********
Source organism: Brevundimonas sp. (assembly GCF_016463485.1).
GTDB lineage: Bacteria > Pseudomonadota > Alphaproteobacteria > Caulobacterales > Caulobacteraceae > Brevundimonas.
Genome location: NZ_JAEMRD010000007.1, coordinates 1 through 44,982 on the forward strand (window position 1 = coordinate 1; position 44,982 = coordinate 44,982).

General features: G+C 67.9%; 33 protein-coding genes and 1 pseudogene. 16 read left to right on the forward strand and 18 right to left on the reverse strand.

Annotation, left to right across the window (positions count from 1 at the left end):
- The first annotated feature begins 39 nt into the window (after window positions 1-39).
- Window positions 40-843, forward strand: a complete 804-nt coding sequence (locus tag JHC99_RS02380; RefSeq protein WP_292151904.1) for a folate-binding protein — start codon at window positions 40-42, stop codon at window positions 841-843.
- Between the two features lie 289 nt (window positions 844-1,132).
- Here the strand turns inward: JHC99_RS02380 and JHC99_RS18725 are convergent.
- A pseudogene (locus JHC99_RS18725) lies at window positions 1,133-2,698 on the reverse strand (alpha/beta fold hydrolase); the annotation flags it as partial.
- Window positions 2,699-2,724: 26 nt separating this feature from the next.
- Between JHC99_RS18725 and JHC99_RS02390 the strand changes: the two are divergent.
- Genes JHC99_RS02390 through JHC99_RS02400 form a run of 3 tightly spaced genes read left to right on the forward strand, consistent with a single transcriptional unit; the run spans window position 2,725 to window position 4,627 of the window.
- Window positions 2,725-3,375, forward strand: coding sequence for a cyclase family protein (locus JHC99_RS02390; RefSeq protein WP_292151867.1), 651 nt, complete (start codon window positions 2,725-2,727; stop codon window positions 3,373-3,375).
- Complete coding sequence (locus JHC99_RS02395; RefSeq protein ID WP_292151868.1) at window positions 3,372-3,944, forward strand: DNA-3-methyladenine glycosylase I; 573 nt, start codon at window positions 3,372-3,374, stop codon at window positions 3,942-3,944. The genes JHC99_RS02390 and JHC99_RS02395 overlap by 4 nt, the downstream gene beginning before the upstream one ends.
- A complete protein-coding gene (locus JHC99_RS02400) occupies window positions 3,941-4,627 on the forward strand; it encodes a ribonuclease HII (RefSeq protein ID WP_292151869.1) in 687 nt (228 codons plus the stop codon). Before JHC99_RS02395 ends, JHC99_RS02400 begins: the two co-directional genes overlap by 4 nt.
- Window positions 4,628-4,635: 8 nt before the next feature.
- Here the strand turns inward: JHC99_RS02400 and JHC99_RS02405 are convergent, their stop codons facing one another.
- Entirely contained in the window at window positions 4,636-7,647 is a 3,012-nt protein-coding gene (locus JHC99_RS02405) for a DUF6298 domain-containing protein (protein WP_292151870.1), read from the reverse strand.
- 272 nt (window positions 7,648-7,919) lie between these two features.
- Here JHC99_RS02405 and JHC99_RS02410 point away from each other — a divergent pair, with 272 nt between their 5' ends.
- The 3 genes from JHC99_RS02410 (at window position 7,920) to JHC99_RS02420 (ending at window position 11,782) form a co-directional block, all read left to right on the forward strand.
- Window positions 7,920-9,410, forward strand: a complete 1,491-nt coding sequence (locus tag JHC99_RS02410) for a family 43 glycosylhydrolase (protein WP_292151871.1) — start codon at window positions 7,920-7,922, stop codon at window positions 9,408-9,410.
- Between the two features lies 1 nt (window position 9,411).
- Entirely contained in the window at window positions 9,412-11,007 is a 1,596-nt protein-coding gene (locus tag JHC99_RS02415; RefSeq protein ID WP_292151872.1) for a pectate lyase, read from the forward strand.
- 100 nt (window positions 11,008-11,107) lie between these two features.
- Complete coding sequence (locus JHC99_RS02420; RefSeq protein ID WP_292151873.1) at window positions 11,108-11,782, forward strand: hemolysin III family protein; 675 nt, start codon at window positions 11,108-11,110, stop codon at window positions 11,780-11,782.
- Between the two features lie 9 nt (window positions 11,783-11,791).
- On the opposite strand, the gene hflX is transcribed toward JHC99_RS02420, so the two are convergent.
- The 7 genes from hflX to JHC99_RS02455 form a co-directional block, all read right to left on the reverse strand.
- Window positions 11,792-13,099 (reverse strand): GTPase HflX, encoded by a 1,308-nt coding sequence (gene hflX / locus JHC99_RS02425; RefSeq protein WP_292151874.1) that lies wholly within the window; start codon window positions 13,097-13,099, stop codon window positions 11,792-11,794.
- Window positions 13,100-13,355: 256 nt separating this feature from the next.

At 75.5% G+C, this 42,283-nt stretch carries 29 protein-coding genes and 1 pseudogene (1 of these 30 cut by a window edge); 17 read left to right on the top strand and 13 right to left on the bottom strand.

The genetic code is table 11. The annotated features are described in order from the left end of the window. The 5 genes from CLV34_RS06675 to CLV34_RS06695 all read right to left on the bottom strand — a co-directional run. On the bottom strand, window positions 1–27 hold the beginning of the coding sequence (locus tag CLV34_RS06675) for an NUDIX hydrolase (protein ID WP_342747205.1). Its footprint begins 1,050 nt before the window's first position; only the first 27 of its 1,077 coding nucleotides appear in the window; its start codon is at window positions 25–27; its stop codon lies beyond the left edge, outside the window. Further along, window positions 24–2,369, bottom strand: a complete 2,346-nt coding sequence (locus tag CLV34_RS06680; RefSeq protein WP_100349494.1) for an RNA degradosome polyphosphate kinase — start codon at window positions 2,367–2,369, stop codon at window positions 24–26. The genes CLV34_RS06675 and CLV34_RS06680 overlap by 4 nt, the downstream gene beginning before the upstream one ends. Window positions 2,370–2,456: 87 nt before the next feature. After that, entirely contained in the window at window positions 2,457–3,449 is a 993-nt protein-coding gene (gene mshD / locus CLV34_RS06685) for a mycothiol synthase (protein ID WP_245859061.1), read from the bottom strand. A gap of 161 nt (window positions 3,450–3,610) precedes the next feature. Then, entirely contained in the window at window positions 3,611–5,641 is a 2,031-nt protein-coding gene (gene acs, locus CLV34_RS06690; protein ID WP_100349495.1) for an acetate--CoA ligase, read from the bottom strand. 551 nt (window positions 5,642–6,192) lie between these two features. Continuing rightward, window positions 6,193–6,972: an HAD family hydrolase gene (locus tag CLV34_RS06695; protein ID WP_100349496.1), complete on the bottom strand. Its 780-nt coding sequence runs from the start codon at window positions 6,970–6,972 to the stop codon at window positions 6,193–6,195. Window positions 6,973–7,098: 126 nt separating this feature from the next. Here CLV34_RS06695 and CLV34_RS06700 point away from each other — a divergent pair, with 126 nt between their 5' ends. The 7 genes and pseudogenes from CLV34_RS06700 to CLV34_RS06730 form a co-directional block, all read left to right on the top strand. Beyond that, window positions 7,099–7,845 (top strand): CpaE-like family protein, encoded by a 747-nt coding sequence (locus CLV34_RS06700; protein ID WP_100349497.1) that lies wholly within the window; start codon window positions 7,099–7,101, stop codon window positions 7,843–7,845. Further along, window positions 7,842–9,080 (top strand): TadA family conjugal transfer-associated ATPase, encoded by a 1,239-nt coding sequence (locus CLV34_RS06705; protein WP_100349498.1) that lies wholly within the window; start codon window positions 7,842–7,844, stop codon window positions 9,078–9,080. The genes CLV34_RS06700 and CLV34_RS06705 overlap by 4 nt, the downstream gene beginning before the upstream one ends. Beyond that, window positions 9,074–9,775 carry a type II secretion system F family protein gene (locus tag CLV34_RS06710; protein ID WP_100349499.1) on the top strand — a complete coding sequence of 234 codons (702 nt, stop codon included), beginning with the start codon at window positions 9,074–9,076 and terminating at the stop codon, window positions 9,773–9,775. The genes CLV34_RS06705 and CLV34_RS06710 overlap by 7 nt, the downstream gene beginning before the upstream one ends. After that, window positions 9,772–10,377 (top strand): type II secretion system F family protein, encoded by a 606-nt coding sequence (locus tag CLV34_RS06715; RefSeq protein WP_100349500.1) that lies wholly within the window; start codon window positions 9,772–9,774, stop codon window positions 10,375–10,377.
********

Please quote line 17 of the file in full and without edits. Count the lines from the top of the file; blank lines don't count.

- Window positions 4,628-4,635: 8 nt before the next feature.